Sacred Geometry, to be fully appreciated and experienced, must be undertaken as a contemplative, or meditative exercise. From the initial act of putting pencil or compass point to paper each act of geometry is charged with meaning. The process of producing the forms, patterns and symbols of Sacred Geometry should be undertaken as a ritual act, where each line, curve, shape, gesture or operation takes on a significance far beyond the mere act itself, and reveals fundamental processes of creativity on a vast scale and range of phenomenon, from the geometry of atomic and molecular organization, through the forms and patterns of biological systems, to the scale of the cosmos itself and the very structure of Space and Time. Indeed, the emergence of the Universe from the unknowable and unfathomable void, before the very existence of Time and Space, was an act of Geometry. It is nothing less than this ultimate act of Creation which is replicated through the placing of pencil upon paper and from this point the drawing of a line or arc. From these simple operations, the Geometrician soon learns to generate an infinite variety of form and pattern, and is, thereby, following in the footsteps of Nature herself, such being the indispensable requirement for success on the Hermetic path.
Elizabeth writes, “Randall Carlson, can you look at his data and still maintain our recent temperature increases are just an anomaly?” Linking to the controversial New York Times article, “The Conversion of a Climate Change Skeptic”
I am responding to the question you raised regarding my opinion of the New York Times article on the recent work of physicist Richard Muller on climate change. You asked: “Can you look at his data and still maintain our recent temperature increases are just an anomaly?” My first impression is that you have not understood my position on this issue. To clarify that position, I would state that I do not consider the present warming of the climate to be an anomaly, rather I believe that the present scale and rate of climate change is well within the range of natural variability, and is, therefore, not anomalous at all. This opinion is based upon nearly three decades of in-depth study into the matter of climate change over multiple time scales. What has become apparent, from an ever growing body of evidence, from many diverse sources, is that the climate of the past has constantly changed, with a range of variability far exceeding anything experienced within recent history, say for example, since the inception of the Industrial Revolution.… Read the rest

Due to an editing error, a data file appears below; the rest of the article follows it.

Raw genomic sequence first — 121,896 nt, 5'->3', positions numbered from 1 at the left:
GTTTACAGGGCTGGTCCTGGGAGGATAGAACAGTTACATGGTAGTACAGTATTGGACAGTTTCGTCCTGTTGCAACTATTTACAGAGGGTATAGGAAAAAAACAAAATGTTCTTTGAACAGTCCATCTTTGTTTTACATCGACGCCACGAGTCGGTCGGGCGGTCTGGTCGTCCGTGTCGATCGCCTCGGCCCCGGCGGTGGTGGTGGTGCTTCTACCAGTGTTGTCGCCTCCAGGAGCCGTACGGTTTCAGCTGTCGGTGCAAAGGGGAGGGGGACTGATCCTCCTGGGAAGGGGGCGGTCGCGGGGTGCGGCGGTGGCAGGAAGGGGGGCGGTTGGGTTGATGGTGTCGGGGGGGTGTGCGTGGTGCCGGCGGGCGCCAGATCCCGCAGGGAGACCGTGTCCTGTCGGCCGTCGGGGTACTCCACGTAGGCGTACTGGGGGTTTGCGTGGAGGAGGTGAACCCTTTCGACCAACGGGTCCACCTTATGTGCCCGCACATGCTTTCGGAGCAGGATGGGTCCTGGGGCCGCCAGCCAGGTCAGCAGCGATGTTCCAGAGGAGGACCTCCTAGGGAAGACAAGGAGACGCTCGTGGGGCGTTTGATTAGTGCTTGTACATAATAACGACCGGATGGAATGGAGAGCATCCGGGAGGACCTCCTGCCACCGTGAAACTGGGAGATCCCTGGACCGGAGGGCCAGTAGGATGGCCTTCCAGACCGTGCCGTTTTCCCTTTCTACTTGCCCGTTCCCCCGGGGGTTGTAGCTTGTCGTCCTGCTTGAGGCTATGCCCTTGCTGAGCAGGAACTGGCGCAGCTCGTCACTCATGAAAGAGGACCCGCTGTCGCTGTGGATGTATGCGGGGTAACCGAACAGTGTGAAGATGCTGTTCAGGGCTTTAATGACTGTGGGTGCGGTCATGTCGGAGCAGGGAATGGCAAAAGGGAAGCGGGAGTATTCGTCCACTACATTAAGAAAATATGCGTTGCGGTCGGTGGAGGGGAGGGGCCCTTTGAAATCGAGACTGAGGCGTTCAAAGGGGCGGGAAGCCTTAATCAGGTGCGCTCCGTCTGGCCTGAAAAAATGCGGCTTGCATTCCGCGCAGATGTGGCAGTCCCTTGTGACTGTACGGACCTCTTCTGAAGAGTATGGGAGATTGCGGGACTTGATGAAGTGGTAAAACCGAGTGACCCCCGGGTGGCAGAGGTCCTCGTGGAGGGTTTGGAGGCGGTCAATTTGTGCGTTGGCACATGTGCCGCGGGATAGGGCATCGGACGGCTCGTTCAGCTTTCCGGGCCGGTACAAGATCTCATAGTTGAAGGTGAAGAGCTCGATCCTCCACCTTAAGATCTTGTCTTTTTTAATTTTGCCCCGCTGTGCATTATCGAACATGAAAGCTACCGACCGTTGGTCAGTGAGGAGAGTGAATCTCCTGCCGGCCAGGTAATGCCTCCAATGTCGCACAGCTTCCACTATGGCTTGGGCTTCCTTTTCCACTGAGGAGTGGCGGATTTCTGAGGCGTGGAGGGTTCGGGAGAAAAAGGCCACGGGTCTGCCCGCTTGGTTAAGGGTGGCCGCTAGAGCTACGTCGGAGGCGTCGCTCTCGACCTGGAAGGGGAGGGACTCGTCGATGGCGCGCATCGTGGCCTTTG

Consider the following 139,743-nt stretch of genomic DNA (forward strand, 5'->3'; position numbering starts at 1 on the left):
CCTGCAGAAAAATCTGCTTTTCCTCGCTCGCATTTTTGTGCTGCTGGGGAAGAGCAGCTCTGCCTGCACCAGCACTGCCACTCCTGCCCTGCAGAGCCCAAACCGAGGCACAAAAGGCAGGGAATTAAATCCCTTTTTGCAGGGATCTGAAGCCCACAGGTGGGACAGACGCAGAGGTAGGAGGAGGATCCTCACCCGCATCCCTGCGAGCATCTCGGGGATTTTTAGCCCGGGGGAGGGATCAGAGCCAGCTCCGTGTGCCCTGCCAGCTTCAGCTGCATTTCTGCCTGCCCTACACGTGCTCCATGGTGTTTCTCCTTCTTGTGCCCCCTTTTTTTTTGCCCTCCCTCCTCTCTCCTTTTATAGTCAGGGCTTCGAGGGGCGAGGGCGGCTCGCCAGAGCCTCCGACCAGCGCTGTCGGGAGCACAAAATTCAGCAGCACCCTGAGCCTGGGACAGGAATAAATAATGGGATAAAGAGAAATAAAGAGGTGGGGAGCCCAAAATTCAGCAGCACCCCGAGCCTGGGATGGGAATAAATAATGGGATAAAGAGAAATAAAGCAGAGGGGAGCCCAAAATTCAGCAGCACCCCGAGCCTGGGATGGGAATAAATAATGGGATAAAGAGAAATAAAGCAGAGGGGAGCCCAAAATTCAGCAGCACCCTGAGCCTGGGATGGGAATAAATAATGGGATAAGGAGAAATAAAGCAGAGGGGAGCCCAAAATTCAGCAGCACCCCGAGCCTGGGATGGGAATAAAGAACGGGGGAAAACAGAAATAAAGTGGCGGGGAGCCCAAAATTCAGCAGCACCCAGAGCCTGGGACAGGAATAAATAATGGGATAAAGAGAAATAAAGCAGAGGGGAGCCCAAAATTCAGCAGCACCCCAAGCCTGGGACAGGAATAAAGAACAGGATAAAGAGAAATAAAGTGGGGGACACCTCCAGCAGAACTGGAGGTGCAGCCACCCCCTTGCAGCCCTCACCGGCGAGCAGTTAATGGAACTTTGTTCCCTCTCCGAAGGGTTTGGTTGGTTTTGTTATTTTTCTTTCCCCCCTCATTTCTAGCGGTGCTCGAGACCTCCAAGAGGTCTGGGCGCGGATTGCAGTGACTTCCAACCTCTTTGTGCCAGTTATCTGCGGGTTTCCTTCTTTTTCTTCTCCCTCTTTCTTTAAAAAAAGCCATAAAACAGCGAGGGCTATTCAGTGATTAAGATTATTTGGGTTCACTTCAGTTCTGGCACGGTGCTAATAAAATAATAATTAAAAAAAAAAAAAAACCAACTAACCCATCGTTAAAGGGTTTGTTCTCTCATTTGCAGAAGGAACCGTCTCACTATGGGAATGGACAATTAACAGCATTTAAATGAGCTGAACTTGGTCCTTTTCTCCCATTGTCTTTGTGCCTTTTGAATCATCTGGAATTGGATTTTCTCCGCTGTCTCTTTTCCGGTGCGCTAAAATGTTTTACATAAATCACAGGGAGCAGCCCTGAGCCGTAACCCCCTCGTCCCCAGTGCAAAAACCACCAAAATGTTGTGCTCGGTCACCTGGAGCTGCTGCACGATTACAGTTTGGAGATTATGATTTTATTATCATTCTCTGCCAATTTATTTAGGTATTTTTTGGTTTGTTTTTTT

Most of us tend to think of geometry as a relatively dry, if not altogether boring, subject remembered from our Middle school years, consisting of endless axioms, definitions, postulates and proofs, hearkening back, in fact, to the methodology of Euclids Elements, in form and structure a masterly exposition of logical thinking and mental training but not the most thrilling read one might undertake in their leisure time. While the modern, academic approach to the study of geometry sees it as the very embodiment of rationalism and left brain, intellectual processes, which indeed it is, it has neglected the right brain, intuitive, artistic dimension of the subject. Sacred geometry seeks to unite and synthesize these two dynamic and complementary aspects of geometry into an integrated whole. Robert Lawlor addresses this fundamentally dualistic nature of geometry in his essential work: Sacred Geometry – Philosophy and Practice (1982), in reference to a medieval representation of geometry as a woman seated at a table, with compasses in hand, surrounded by the implements of the art:
“Geometry as a contemplative practice is personified by an elegant and refined woman, for geometry functions as an intuitive, synthesizing, creative yet exact activity of mind associated with the feminine principle.… Read the rest